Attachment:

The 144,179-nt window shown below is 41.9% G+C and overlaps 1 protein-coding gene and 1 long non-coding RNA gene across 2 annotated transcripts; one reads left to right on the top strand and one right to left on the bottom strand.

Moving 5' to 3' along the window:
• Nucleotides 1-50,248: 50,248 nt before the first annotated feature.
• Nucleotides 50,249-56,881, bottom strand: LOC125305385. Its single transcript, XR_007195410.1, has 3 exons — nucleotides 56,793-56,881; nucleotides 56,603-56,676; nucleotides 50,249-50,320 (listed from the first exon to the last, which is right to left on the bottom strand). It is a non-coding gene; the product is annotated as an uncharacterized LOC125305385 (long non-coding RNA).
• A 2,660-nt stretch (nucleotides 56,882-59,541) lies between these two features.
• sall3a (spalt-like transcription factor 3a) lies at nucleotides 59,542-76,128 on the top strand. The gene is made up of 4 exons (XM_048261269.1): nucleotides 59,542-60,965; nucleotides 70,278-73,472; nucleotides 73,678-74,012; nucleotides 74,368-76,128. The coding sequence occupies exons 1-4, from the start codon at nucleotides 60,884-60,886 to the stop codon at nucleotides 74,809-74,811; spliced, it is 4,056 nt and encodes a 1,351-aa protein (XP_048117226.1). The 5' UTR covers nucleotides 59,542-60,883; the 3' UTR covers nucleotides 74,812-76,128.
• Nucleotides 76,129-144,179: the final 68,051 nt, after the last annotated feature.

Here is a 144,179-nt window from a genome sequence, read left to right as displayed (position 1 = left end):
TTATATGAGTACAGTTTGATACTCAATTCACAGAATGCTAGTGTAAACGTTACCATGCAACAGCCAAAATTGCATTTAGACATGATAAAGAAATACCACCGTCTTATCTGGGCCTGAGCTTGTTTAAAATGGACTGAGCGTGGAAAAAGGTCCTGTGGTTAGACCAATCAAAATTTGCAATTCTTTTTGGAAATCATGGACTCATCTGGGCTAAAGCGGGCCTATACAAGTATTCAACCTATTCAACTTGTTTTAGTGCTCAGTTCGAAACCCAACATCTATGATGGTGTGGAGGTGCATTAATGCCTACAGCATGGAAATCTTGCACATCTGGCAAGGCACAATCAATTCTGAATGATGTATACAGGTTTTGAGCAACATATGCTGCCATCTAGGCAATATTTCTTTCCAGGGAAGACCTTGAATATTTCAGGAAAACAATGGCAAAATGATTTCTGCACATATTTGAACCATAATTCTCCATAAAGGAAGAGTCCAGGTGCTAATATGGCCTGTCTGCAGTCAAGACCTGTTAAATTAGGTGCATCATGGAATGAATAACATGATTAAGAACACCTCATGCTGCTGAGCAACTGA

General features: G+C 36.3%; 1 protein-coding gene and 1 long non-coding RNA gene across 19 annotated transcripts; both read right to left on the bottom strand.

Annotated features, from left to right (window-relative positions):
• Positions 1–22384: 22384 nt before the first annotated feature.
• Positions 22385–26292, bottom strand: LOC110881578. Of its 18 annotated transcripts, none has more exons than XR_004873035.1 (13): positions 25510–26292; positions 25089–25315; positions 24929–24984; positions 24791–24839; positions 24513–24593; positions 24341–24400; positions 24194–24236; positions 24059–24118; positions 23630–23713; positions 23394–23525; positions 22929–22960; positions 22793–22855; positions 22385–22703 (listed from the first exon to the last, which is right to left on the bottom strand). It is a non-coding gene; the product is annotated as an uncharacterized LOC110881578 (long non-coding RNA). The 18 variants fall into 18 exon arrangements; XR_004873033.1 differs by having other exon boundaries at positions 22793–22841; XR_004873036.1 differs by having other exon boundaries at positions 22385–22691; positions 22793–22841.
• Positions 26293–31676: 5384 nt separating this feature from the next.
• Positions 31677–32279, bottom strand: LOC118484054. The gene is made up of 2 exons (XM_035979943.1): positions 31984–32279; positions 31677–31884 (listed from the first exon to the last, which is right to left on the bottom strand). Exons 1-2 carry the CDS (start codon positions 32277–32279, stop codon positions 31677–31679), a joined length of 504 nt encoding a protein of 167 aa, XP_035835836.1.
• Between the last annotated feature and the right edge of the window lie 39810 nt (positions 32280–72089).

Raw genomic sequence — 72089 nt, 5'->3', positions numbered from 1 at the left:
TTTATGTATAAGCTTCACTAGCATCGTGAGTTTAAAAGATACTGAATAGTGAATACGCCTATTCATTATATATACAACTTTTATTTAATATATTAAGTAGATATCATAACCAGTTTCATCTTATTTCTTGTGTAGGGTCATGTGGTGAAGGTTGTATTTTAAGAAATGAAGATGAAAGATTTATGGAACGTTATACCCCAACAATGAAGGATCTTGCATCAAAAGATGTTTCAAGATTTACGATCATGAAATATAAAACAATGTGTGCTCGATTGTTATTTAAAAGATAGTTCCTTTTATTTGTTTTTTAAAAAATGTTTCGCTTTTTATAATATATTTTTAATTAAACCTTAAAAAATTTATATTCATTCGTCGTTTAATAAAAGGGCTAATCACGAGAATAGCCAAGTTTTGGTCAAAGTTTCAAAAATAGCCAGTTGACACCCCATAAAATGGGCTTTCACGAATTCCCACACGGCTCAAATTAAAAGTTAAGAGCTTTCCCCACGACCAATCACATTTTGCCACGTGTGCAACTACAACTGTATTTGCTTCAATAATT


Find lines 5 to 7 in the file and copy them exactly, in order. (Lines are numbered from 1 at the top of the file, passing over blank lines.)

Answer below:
• A 2,660-nt stretch (nucleotides 56,882-59,541) lies between these two features.
• sall3a (spalt-like transcription factor 3a) lies at nucleotides 59,542-76,128 on the top strand. The gene is made up of 4 exons (XM_048261269.1): nucleotides 59,542-60,965; nucleotides 70,278-73,472; nucleotides 73,678-74,012; nucleotides 74,368-76,128. The coding sequence occupies exons 1-4, from the start codon at nucleotides 60,884-60,886 to the stop codon at nucleotides 74,809-74,811; spliced, it is 4,056 nt and encodes a 1,351-aa protein (XP_048117226.1). The 5' UTR covers nucleotides 59,542-60,883; the 3' UTR covers nucleotides 74,812-76,128.
• Nucleotides 76,129-144,179: the final 68,051 nt, after the last annotated feature.